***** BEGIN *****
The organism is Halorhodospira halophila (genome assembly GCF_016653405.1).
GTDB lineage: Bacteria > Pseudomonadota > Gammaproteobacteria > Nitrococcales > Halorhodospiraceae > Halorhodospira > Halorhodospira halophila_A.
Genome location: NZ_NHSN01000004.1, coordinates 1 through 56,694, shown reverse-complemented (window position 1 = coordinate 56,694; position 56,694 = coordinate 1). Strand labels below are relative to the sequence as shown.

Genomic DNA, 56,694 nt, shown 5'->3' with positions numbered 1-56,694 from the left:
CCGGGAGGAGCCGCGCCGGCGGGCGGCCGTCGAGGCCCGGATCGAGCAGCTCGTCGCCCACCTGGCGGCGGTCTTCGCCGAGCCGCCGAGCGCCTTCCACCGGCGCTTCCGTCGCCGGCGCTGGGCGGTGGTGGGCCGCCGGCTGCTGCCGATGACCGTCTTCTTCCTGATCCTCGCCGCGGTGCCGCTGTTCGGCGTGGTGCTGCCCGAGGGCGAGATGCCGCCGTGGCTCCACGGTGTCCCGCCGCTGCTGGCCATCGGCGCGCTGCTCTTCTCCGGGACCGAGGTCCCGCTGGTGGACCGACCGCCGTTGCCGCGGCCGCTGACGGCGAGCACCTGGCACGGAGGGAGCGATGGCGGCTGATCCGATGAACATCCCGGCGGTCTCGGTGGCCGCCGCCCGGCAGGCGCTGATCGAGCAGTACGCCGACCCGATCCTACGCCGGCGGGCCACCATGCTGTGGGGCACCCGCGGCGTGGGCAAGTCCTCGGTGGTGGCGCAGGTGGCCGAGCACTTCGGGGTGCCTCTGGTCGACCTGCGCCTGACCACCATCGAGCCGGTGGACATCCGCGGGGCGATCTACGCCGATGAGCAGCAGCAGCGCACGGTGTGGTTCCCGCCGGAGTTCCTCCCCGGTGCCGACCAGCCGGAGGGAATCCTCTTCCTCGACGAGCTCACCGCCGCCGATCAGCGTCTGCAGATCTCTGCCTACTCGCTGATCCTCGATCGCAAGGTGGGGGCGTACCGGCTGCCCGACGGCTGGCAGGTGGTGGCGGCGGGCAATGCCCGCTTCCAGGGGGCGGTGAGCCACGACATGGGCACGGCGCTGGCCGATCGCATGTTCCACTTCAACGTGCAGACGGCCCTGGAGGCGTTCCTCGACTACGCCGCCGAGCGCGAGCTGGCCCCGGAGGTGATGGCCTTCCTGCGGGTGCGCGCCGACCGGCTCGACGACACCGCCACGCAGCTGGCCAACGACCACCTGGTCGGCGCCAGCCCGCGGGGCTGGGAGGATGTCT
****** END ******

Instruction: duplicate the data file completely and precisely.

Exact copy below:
The organism is Halorhodospira halophila (genome assembly GCF_016653405.1).
GTDB lineage: Bacteria > Pseudomonadota > Gammaproteobacteria > Nitrococcales > Halorhodospiraceae > Halorhodospira > Halorhodospira halophila_A.
Genome location: NZ_NHSN01000004.1, coordinates 1 through 56,694, shown reverse-complemented (window position 1 = coordinate 56,694; position 56,694 = coordinate 1). Strand labels below are relative to the sequence as shown.

Genomic DNA, 56,694 nt, shown 5'->3' with positions numbered 1-56,694 from the left:
CCGGGAGGAGCCGCGCCGGCGGGCGGCCGTCGAGGCCCGGATCGAGCAGCTCGTCGCCCACCTGGCGGCGGTCTTCGCCGAGCCGCCGAGCGCCTTCCACCGGCGCTTCCGTCGCCGGCGCTGGGCGGTGGTGGGCCGCCGGCTGCTGCCGATGACCGTCTTCTTCCTGATCCTCGCCGCGGTGCCGCTGTTCGGCGTGGTGCTGCCCGAGGGCGAGATGCCGCCGTGGCTCCACGGTGTCCCGCCGCTGCTGGCCATCGGCGCGCTGCTCTTCTCCGGGACCGAGGTCCCGCTGGTGGACCGACCGCCGTTGCCGCGGCCGCTGACGGCGAGCACCTGGCACGGAGGGAGCGATGGCGGCTGATCCGATGAACATCCCGGCGGTCTCGGTGGCCGCCGCCCGGCAGGCGCTGATCGAGCAGTACGCCGACCCGATCCTACGCCGGCGGGCCACCATGCTGTGGGGCACCCGCGGCGTGGGCAAGTCCTCGGTGGTGGCGCAGGTGGCCGAGCACTTCGGGGTGCCTCTGGTCGACCTGCGCCTGACCACCATCGAGCCGGTGGACATCCGCGGGGCGATCTACGCCGATGAGCAGCAGCAGCGCACGGTGTGGTTCCCGCCGGAGTTCCTCCCCGGTGCCGACCAGCCGGAGGGAATCCTCTTCCTCGACGAGCTCACCGCCGCCGATCAGCGTCTGCAGATCTCTGCCTACTCGCTGATCCTCGATCGCAAGGTGGGGGCGTACCGGCTGCCCGACGGCTGGCAGGTGGTGGCGGCGGGCAATGCCCGCTTCCAGGGGGCGGTGAGCCACGACATGGGCACGGCGCTGGCCGATCGCATGTTCCACTTCAACGTGCAGACGGCCCTGGAGGCGTTCCTCGACTACGCCGCCGAGCGCGAGCTGGCCCCGGAGGTGATGGCCTTCCTGCGGGTGCGCGCCGACCGGCTCGACGACACCGCCACGCAGCTGGCCAACGACCACCTGGTCGGCGCCAGCCCGCGGGGCTGGGAGGATGTCT